Finance example with regard to retirement and investment portfolios
Background for Problem:
Old Alfred Road, who is well known to drivers on the Maine Turnpike, has reached his seventieth birthday and is ready to retire. Mr. Road has no formal training in finance but has saved his money and invested carefully. Mr. Road owns his home-the mortgage is paid off-and
does not want to move. He is a widower, and he wants to bequeath the house and any remaining assets to his daughter. He has accumulated savings of $180,000, conservatively invested.
The investments are yielding 9 percent interest. Mr. Road also has $12,000 in a savings account at 5 percent interest. He wants to keep the savings account intact for unexpected expenses
or emergencies. Mr. Road's basic living expenses now average about $1,500 per month, and he plans to spend $500 per month on travel and hobbies. To maintain this planned standard of living, he will have to rely on his investment portfolio. The interest from the portfolio is $16,200 per year (9 percent of $180,000), or $1,350 per month. Mr. Road will also receive $750 per month in social security payments for the rest of his life. These payments are indexed for inflation. That is, they will be automatically increased in proportion to changes in the consumer price index. Mr. Road's main concern is with inflation. The inflation rate has been below 3 percent recently, but a 3 percent rate is unusually low by historical standards. His social security payments will
increase with inflation, but the interest on his investment portfolio will not.
What advice do you have for Mr. Road?
Can he safely spend all the interest from his investment portfolio?
How much could he withdraw at year-end from that portfolio if he wants to keep its real value intact?
Suppose Mr. Road will live for 20 more years and is willing to use up all of his investment portfolio over that period. He also wants his monthly spending to increase along with inflation over
that period. In other words, he wants his monthly spending to stay the same in real terms.
How much can he afford to spend per month?
Assume that the investment portfolio continues to yield a 9 percent rate of return and that the inflation rate will be 4 percent.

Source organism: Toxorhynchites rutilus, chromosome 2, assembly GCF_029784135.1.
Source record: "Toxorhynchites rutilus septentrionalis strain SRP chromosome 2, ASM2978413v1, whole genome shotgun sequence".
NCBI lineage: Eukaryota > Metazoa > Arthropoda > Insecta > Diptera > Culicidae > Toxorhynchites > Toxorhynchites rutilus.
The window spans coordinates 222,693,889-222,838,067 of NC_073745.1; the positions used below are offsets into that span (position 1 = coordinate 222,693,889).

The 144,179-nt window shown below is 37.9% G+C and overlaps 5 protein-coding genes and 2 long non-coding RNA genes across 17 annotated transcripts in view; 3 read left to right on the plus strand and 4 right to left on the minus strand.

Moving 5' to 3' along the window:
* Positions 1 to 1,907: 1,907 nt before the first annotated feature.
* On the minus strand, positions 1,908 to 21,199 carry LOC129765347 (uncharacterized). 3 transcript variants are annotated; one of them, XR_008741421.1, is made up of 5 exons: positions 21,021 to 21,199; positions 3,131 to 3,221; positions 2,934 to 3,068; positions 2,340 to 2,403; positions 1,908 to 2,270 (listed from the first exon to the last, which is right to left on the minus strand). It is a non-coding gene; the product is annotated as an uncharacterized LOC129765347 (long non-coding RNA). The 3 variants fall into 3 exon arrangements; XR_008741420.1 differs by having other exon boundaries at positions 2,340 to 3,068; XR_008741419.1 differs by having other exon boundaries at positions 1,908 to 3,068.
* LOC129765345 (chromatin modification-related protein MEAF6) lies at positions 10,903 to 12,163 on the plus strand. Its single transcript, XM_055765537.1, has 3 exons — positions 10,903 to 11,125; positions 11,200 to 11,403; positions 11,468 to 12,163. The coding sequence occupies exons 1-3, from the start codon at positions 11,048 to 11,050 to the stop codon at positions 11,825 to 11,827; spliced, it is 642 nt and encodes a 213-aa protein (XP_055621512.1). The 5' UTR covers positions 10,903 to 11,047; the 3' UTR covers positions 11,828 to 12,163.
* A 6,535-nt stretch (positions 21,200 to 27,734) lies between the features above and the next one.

See the attached file. Hope this will help you to understand the problem. Thanks
What advice do you have for Mr. Road? Can he safely spend all the interest from his investment portfolio? How much could he withdraw at year-end from that portfolio if he wants to keep its real value intact?
Mr. Roads want to spend $2000 per month ($1500 basic + $500 travel and hobby). His total annual requirement is $24,000
He will receive Social security payments = $750*12=$9000
The real interest rate on the investment is =1.09/1.04 - 1 (assumed inflation is 4%)
Thus his income from the portfolio in real terms = $180000*4.808%=$8654
If he want ...
The solution advises Mr. Road about how much money he can spend per month. The problems useds concepts such as real interest rate, portfolio income, reinvestment, nominal value of portfolio, real value of portfolio and inflation. It makes use of time value of money concepts to calculate annuity.
Cliff Swatner is single, 33, and owns a condominium in New York City worth $250,000. Cliff is an attorney and doing well financially. His income last year exceeded $90,000, and he has sufficient liquid assets to supplement his condominium and other tangible assets. Several years ago, Cliff began investing in stocks and bonds. He made his selections on the basis of articles he read describing good investment opportunities. Some have worked well for Cliff, but others have not. Cliff has never taken the time to evaluate his portfolio performance, but he feels it isn't very good. Cliff currently has about $90,000 invested. He has been dating a woman lately and hopes to marry her in three years, at which time he will need $20,000 for marriage expenses and a honeymoon. Cliff's only other objective is to accumulate funds for retirement, but he does not have a specific dollar target for this goal. Cliff feels that he has a moderate risk-tolerance level.
Explain some disadvantages of Cliff's current investment approach.
Construct a portfolio for Cliff, limiting your selections to 5 mutual funds (assume that he sells his current stock and bond holdings). Make sure your plan indicates specific dollar amounts for each portfolio component. Make sure your plan also explains your selections for each portfolio component. Visit an investment firm that deals in mutual funds, such as, Vanguard.com, AmericanCentury.com, Fidelity.com, etc. and select 5 mutual funds that will diversify Cliff's portfolio. Record the fund name, ticker symbol, 5 year average annual returns (can use 3 year if 5 year is unavailable), the amount to be invested in each fund, and the amount returned in 3 years using the 5 years average annual return for the wedding.
Explain how Cliff should periodically rebalance his portfolio, indicating how frequently rebalancing should be done.